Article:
How to Get Started
in Dog Agility

Home Shop Equipment Bits Training Kennel Club Agility Fun Entering Shows Dog Breeds Links Dog Names About Us Contact




Kennel Club

Entering shows

Agility Fun


Dog Breeds

Dog Names


Wag It Games

About Us

Contact Us


Join a club or find a trainer

The best way to start agility is to find a local club or training class.  The Kennel Club has a tool on their website called Find A Club and it's excellent for finding clubs that are involved in specific activities in your area. 

Each of the search results brings up contact details for the club and will give a link to the club website if there is one.

The problem with many clubs is that they have more people wanting to train than they have spaces.  Don't give up though.  If you contact a local club and they can't offer training they may put you on a waiting list or they may help you to find a good trainer who holds regular classes.

Above: Club members enjoying a match day

Why is it important to find a trainer?

The most important thing is that a trainer will always make sure you and your dog are safe and if you're a beginner they'll show you how to train on all the equipment safely.  Here's Jilly at around 14 months learning to do the see-saw.  Before she went anywhere near the see-saw she did lots of foundation work and learned to balance on things like a wobble board and she learned how to stop on the end of a plank.  In this video Kim catches hold of the end of the see-saw so that it doesn't bang down and frighten Jilly and also so that it lessens the shock through the legs and the dog's body.

When to start training

You can build up your foundation skills from the time your dog is a small puppy.  It's easy to do this at home but much better if you have someone to guide you.  We were lucky enough to have a brilliant vet whose nurses ran puppy classes at the surgery for very small puppies.  This helped to get them socialised in the first weeks of coming home.  When the puppies were 14 weeks old the nurses gave us a list of trainers in the area who ran more formal classes for puppies.  Working regularly with your dog helps to build a unique bond that will serve you well in agility.

......and of course your dog doesn't get into bad habits does it Jilly?

If you have an older dog that is still less than a year old then I can highly recommend
Wag It Games.  This is something that's come over from America and as yet we don't have  lot of trainers in the UK, however all of the games and exercises are explained in detail on the website and you can choose from no need for speed obstacles, ball skills, scenting, shadow skills etc.  Wag It Games is great for dogs of all ages and is all inclusive.  All the games can be adapted so that elderly and disabled dogs can join in as well if they want to.


 Jilly also takes part in the online Wag It Games video trials and we have great fun filming.


Above: Filming Jilly's shadow skills trial in a local car park.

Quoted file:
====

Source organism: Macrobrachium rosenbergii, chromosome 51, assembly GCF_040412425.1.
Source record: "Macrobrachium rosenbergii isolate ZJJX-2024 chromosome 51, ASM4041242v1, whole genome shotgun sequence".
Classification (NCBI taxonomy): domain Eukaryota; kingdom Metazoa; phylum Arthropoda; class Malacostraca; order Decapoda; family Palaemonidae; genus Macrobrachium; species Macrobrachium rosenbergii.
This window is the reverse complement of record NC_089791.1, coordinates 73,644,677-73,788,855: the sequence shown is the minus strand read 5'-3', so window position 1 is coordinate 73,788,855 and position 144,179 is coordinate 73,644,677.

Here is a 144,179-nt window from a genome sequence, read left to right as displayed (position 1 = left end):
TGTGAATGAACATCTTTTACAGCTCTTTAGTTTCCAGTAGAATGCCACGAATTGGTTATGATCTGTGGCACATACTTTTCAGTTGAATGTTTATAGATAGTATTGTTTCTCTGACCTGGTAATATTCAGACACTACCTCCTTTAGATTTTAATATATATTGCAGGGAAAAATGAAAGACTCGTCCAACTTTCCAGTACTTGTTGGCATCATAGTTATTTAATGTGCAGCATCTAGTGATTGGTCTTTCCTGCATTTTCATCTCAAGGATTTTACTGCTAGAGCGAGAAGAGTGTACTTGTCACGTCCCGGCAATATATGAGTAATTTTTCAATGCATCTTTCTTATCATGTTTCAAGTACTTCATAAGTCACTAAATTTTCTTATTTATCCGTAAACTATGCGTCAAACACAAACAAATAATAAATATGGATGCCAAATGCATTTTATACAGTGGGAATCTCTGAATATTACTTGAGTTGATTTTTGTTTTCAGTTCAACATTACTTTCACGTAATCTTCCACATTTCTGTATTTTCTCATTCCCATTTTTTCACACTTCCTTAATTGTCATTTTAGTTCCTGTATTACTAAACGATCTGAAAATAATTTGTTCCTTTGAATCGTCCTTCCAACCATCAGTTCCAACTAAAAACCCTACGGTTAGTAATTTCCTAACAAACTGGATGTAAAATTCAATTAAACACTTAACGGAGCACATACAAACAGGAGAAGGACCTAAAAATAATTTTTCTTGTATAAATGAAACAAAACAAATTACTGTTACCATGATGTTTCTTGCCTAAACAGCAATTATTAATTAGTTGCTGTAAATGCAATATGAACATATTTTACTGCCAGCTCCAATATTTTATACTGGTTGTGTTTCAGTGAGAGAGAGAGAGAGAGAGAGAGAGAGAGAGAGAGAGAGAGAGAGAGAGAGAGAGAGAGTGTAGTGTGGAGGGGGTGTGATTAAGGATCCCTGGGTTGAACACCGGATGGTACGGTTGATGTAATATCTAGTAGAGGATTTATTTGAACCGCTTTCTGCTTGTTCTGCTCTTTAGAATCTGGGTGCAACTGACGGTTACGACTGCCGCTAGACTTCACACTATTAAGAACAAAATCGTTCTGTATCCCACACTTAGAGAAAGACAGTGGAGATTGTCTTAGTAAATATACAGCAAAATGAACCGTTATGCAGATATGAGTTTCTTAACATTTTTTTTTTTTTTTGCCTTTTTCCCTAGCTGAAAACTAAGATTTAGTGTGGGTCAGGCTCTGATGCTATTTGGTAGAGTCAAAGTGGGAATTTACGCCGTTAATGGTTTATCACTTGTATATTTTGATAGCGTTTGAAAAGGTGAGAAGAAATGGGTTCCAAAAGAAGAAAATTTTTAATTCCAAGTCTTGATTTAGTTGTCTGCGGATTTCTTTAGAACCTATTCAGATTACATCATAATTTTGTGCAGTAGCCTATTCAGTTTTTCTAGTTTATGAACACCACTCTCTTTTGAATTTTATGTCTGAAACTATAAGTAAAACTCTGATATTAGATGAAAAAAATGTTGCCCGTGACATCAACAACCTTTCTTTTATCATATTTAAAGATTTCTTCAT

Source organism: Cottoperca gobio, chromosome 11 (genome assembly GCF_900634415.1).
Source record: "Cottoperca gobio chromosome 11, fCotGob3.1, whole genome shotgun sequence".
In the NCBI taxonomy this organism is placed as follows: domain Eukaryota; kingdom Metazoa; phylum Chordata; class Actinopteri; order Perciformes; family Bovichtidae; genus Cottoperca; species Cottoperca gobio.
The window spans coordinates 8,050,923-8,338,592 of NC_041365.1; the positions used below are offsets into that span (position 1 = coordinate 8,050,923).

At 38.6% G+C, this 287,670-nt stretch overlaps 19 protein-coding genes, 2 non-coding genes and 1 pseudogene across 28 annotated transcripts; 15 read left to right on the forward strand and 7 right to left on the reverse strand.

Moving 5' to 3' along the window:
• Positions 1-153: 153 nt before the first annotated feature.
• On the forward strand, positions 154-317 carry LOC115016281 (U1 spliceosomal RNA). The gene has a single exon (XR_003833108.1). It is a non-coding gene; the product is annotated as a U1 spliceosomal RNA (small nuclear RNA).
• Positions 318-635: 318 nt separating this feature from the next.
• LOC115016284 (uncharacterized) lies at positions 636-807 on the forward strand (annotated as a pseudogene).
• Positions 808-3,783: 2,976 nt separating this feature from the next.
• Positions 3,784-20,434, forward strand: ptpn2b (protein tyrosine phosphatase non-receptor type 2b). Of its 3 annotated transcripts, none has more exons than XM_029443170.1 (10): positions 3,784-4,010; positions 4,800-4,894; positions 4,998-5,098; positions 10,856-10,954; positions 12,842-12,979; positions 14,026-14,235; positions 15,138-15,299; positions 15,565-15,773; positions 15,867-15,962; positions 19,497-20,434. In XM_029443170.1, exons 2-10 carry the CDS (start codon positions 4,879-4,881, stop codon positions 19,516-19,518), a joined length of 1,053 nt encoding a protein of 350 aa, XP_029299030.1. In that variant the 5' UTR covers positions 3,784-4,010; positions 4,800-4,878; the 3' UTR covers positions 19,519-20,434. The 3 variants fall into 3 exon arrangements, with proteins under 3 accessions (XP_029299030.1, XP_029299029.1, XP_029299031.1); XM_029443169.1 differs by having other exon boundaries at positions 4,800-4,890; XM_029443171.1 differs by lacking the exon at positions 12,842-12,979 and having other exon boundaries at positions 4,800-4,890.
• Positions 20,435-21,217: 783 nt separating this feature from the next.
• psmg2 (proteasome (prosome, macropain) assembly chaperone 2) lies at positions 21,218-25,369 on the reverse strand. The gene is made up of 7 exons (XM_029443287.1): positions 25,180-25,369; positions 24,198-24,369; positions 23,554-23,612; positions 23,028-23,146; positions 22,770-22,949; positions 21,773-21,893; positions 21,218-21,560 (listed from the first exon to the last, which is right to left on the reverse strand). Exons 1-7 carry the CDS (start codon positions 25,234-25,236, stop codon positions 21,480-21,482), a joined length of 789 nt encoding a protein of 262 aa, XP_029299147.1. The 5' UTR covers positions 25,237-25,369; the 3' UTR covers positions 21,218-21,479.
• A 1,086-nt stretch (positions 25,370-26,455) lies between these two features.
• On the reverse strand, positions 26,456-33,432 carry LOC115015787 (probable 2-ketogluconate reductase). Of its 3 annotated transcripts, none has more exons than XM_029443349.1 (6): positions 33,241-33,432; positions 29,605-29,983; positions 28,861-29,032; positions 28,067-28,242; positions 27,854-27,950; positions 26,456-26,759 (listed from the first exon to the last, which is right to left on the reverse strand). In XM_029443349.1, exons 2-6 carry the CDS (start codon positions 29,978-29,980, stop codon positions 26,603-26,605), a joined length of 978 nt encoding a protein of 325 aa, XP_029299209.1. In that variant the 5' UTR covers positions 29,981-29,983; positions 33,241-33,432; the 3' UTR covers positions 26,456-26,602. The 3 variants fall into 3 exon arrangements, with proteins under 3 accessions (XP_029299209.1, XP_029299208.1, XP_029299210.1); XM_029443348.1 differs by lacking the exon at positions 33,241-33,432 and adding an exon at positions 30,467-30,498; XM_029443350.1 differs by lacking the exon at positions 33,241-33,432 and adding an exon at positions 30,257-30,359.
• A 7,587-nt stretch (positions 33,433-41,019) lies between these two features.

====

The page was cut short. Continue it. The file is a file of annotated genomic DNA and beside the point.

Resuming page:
We won this one. Next time we're hiring an indoor riding school.

You will also need some foundation work for agility and your local clubs may be able to point you in the direction of some foundation classes for young dogs around 8 or 9 months old.  Here they can learn some essentials like directional commands, building up a bit of core strength and going over puppy bump jumps.  (These are just pieces of guttering placed on the ground).  Puppies don't start jumping until they're at least 12 months old and then they should only be low jumps. 


Starting proper agility classes

Your dog will be able to join in with beginner classes at round 12 months old.  Some larger breeds such as golden retrievers benefit from starting a bit later than this as they take longer to mature. 

Young dogs will generally do some low jumps, tunnels and work on planks.  They won't start weaving until around 14 to 15 months old.  For slower maturing dogs it would be best to leave it longer than this.

Please don't be tempted to rush your dog.  They need to learn safety and accuracy before speed.  Agility is incredibly stressful on a dog's body. 

If you're struggling to find a trainer then social media is always a great place to get help.  Agilitynet has a Facebook page where people often ask for help in finding trainers.  It's probably best to ask for young dog's foundation classes if your dog is less than 12 months old otherwise they'll tell you your dog is too young. 

You can also ask if anyone knows of any puppy training classes for a puppy that will one day in the future be an agility dog.  Good luck with your agility career.

Warning! Agility is addictive

It goes like this.

You start with one dog and a couple of local classes.
You get persuaded to enter a little competition and you like it.
You get persuaded to enter  show.  You're terrified but it's great fun so you enter another show.
Eventually you get a clear round and everyone screams, 'Well done' at you and you feel great.
You enter more shows, get more clear rounds and some places.
You travel further to go to shows and get more clear rounds and places.
It would be more worthwhile travelling if you had more runs at the end of your journey so you get another dog.
The family car isn't big enough so you buy a nice big van and get cages fitted.
You get fed up with all the driving on one day and running two dogs as well so you buy a campervan/caravan/tent and trailer and stay overnight at the shows.
This is the slippery slope.  A third dog comes along and by now you need more room so you move house and turn the new garden into an agility course. 
This is definitely the slippery slope but it's great fun. You and your dogs will enjoy life to the full and that's as it should be.

Wise words

A man is a success if he gets up in the morning and gets to bed at night, and in between he does what he wants to do.  Bob Dylan.